As the Colts wrapped up their first practice of training camp on Thursday afternoon, 20 kids in bright green Huntington Camp Heroes t-shirts rushed the field at Grand Park and huddled up with the players.
"Alright, you guys are going to help us break down the huddle," said tight end Eric Ebron. "We're going to yell 'Colts' on three, ok? Ready? Everybody, let's go – one, two, three…"
Afterwards, the players and coaches hung out, chatted with the kids, took pictures, and signed their shirts.
"Hey, I'm Andrew," said quarterback Andrew Luck. "What's your name? How old are you?"
It was precious one-on-one time with players they consider heroes.
For the 10th year, the Colts have teamed up with Huntington Bank to host the Huntington Camp Heroes program.
"It's really about giving kids that wouldn't normally have the chance, a chance to come out and have a VIP moment here at Colts Camp," said John Corbin, Indiana Region President for Huntington Bank. "They get a chance to watch practice, they get a chance to eat, they get a t-shirt, they get to meet Blue and also the cheerleaders."
Huntington reached out to the Children's Bureau, which offers emergency temporary shelter for children and teens in Central Indiana. For the kids, Colts Training Camp was a fun way to spend the day just being kids.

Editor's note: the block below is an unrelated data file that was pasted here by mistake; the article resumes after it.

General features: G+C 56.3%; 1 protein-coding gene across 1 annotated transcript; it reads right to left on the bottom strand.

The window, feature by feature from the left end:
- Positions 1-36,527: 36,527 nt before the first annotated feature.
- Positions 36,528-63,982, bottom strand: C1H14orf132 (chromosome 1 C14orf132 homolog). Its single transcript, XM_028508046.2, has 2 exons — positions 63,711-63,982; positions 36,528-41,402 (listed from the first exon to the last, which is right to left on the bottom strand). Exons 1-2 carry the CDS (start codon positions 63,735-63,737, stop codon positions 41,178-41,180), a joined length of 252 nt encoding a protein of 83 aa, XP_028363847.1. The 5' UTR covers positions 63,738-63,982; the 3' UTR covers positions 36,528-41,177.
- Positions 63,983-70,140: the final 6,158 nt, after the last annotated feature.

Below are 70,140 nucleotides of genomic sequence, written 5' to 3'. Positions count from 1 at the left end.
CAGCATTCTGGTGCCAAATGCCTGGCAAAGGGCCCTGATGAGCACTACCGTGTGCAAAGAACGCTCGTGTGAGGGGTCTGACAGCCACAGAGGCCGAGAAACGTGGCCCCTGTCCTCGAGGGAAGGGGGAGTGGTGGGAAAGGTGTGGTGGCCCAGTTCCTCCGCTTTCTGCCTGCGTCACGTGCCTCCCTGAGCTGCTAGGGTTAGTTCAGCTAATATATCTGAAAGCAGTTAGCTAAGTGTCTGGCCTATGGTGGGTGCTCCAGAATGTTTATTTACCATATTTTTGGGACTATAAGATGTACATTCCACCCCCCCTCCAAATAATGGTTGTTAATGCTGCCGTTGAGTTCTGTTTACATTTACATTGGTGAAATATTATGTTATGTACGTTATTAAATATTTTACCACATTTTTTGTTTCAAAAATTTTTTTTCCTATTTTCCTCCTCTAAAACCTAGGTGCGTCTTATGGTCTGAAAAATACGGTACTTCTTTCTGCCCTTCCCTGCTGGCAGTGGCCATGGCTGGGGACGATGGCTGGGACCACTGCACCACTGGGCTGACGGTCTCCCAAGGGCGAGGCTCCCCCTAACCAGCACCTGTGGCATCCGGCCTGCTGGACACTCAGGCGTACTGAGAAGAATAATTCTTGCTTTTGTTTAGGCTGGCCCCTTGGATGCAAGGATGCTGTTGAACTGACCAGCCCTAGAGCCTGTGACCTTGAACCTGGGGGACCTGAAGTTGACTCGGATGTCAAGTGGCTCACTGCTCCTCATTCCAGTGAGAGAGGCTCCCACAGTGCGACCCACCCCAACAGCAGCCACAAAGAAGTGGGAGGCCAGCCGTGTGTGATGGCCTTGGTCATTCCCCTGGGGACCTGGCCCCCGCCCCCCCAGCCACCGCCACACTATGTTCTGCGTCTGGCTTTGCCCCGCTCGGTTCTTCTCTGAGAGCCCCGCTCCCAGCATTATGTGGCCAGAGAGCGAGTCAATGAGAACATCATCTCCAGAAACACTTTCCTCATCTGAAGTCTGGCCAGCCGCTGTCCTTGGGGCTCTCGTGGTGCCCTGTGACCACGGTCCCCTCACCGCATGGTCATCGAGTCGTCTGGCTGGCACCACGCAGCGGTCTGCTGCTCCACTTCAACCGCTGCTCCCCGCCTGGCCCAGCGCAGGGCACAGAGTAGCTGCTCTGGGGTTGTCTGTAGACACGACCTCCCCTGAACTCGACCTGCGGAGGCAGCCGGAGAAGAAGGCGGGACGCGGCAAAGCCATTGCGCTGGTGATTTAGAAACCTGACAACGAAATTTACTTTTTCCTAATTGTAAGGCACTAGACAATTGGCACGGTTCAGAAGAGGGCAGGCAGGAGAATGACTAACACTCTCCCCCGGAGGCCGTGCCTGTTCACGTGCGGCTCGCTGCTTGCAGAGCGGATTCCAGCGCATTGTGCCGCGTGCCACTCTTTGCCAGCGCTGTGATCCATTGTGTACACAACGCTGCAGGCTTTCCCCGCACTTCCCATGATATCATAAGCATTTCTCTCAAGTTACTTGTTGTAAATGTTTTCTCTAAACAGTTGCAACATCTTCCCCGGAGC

"It gives them the opportunity not to be reminded of their situation, not to be reminded of the trauma that they've come from, and also – it's great for them to see that people don't always look at them through the eyes of their trauma," said Ifeoma Morrison, Director of the Children's Bureau's Courage Center.
Where you start doesn't have to determine where you finish in life.
Many of the Colts players had to overcome difficult circumstances on their way to the NFL. Their stories resonate with the kids.
The Colts partnered with Huntington Bank to host a group of children for a VIP experience at training camp!
"It's something that I can't make up, I don't have to make up. I don't have to come up with some fairytale idea or come up with some made-up story," Morrison said. "They feel as if, 'My experience, what's going on with me right now won't always dictate my future.'"
At some point, it may inspire their future.
But for now, the Colts and Huntington just want them to know they care.
"Not only do they know about us, but they care about us," said Morrison. "A bank like Huntington Bank and a big organization like the Colts – that they know about us, they care about us, and not only that, but they actually did something to show that they know about us and they care about us."
During a difficult time in their lives, the Colts and Huntington came together to give these kids a once in a lifetime opportunity.
"That's what today is about, to give those kids something really special," said Corbin.
And at the end of the day, that's exactly what they did.